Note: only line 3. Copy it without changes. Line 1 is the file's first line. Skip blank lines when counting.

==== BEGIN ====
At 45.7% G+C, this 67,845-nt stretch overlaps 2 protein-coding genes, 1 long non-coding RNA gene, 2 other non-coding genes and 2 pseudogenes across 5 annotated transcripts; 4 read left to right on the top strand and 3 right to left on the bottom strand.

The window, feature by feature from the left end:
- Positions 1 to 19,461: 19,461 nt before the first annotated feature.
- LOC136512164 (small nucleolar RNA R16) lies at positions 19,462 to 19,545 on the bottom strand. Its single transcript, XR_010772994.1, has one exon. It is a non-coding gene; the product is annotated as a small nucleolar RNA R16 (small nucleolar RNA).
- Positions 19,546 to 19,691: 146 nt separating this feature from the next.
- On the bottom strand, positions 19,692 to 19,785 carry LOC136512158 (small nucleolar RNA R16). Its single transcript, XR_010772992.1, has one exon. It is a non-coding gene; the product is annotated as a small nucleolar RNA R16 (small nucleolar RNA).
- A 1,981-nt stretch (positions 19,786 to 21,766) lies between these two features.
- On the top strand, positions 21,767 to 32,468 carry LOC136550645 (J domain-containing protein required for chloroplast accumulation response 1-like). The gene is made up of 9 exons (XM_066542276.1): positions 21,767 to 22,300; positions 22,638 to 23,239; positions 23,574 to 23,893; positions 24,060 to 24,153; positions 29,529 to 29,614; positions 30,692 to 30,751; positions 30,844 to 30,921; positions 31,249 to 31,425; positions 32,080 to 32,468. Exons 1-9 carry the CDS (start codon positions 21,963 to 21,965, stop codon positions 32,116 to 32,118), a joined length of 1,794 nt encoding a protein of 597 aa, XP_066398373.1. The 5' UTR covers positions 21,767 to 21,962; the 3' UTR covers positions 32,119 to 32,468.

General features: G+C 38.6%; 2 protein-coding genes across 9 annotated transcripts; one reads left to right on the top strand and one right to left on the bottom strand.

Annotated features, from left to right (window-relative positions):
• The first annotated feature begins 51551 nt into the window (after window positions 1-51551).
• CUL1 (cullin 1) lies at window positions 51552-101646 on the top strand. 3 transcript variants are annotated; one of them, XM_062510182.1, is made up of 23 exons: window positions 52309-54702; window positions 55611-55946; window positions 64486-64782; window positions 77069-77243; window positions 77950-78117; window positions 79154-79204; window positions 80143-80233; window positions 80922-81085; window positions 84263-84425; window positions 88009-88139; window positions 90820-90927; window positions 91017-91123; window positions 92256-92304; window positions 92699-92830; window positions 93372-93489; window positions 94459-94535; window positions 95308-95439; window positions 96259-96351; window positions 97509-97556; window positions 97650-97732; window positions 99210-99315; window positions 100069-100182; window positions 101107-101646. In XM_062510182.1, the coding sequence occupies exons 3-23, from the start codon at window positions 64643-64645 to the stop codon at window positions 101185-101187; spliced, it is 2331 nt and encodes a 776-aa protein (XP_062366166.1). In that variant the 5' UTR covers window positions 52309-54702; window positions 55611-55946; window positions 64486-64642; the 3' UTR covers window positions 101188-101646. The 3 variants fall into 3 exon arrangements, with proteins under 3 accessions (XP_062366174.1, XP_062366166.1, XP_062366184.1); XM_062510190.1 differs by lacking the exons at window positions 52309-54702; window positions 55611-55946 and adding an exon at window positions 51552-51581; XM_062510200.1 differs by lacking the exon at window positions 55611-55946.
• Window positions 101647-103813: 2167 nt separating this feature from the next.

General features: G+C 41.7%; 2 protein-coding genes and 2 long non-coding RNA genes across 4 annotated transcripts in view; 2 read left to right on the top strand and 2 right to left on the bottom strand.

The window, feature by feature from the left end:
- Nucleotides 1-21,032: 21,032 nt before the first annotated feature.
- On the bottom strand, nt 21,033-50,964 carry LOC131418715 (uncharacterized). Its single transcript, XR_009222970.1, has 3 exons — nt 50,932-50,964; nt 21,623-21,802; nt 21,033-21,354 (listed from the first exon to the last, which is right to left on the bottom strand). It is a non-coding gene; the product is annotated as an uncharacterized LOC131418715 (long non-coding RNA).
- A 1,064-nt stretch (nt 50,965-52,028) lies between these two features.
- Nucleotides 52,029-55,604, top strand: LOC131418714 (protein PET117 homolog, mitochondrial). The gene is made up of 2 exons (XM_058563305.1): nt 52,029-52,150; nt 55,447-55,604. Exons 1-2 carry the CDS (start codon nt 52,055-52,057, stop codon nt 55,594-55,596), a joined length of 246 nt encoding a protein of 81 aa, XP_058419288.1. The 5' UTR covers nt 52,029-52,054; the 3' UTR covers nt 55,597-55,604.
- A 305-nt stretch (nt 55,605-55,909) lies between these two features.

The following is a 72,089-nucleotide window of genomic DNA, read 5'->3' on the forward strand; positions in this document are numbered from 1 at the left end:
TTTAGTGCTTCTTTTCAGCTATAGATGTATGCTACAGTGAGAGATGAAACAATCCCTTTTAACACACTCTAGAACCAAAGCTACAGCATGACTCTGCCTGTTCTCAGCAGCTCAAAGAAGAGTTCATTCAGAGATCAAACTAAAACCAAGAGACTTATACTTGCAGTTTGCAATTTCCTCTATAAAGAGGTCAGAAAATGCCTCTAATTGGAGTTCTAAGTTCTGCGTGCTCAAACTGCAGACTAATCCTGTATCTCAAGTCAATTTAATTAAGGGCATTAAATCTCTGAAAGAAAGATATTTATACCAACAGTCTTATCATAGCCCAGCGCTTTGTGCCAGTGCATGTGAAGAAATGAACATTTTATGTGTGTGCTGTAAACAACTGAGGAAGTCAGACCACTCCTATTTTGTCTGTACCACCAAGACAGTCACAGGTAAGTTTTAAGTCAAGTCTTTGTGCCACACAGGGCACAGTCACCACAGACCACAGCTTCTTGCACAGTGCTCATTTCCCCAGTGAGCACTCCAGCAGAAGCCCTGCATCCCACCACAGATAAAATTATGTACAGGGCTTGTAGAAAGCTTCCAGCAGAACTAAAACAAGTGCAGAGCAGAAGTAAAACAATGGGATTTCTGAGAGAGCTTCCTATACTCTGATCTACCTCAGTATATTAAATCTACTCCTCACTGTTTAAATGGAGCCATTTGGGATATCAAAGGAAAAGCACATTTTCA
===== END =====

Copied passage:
- Positions 1 to 19,461: 19,461 nt before the first annotated feature.